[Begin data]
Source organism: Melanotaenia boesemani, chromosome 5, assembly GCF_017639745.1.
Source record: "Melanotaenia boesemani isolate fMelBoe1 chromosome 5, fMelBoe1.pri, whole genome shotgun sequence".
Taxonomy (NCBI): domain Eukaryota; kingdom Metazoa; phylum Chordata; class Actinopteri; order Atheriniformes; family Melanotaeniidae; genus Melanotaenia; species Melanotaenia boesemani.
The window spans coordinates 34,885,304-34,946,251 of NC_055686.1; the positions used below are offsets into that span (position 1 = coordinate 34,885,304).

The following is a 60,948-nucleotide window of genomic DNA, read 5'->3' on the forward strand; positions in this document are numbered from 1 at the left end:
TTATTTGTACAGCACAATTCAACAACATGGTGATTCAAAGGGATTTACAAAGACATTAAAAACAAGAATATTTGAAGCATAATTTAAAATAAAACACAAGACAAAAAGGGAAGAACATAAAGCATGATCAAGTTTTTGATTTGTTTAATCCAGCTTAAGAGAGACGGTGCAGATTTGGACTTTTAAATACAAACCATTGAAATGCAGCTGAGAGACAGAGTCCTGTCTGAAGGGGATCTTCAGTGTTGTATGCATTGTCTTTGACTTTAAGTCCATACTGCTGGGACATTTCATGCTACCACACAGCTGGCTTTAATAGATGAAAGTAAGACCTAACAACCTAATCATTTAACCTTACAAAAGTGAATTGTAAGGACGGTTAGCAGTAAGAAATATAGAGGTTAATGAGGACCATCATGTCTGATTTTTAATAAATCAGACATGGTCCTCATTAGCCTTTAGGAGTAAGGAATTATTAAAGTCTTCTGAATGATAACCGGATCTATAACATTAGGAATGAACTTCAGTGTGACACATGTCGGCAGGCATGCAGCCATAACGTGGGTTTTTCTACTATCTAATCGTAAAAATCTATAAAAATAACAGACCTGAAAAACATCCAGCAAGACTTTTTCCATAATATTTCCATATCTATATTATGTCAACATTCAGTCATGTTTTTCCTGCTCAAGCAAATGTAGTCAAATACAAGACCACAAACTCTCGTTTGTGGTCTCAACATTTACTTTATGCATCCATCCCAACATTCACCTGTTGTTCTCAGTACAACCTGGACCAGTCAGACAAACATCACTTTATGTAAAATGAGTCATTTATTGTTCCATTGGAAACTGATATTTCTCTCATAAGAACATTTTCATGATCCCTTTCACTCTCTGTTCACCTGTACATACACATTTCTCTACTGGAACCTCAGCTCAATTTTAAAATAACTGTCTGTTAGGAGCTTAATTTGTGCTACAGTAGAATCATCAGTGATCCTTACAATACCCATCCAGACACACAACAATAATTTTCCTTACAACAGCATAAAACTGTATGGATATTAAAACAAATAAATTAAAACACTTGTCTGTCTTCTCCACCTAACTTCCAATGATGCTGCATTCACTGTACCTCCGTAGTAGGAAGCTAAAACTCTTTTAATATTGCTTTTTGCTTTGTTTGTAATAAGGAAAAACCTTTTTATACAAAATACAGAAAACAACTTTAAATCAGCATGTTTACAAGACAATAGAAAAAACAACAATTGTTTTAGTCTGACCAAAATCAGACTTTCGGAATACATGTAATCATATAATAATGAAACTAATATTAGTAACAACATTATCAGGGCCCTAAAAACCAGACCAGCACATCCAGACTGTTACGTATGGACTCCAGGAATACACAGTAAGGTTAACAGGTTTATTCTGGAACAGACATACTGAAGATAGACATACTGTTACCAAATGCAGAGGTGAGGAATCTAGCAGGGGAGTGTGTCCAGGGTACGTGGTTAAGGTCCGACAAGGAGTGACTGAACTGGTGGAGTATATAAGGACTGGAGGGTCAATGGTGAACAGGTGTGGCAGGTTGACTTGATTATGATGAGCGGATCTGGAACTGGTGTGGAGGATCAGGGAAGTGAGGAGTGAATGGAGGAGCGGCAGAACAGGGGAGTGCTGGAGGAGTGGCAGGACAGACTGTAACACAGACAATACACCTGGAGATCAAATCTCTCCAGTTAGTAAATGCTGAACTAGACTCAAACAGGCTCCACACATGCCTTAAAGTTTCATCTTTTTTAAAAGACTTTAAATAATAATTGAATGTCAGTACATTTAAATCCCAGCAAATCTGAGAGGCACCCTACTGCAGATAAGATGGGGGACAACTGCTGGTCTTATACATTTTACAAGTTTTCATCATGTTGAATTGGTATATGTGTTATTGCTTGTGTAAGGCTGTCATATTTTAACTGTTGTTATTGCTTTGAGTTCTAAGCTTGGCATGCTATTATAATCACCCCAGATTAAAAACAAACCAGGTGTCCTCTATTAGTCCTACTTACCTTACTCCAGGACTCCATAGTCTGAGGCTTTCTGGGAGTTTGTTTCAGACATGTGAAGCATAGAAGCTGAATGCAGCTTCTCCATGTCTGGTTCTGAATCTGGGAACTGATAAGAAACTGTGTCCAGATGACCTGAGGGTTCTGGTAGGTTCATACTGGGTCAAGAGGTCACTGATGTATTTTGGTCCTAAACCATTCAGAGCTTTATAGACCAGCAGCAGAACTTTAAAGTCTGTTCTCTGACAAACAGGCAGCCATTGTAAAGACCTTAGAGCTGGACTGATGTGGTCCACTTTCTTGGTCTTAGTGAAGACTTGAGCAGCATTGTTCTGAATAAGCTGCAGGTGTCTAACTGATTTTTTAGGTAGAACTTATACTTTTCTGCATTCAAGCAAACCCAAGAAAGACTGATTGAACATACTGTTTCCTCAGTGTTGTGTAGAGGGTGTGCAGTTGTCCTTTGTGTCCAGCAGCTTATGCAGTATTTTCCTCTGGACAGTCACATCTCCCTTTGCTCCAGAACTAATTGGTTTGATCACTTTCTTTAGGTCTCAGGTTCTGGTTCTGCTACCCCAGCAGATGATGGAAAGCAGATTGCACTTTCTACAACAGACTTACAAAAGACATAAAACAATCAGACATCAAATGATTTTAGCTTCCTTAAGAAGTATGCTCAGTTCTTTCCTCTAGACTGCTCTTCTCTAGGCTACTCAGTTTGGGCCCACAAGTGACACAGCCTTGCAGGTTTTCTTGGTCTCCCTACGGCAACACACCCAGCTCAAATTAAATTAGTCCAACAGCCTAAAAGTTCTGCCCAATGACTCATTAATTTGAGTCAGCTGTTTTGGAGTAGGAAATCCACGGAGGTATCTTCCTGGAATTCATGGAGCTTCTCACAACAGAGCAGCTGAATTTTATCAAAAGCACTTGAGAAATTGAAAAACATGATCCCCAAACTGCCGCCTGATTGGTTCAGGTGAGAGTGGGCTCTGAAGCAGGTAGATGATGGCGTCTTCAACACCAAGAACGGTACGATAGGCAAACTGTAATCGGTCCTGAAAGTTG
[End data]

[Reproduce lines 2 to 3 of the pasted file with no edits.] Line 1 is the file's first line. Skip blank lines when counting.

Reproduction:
Source record: "Melanotaenia boesemani isolate fMelBoe1 chromosome 5, fMelBoe1.pri, whole genome shotgun sequence".
Taxonomy (NCBI): domain Eukaryota; kingdom Metazoa; phylum Chordata; class Actinopteri; order Atheriniformes; family Melanotaeniidae; genus Melanotaenia; species Melanotaenia boesemani.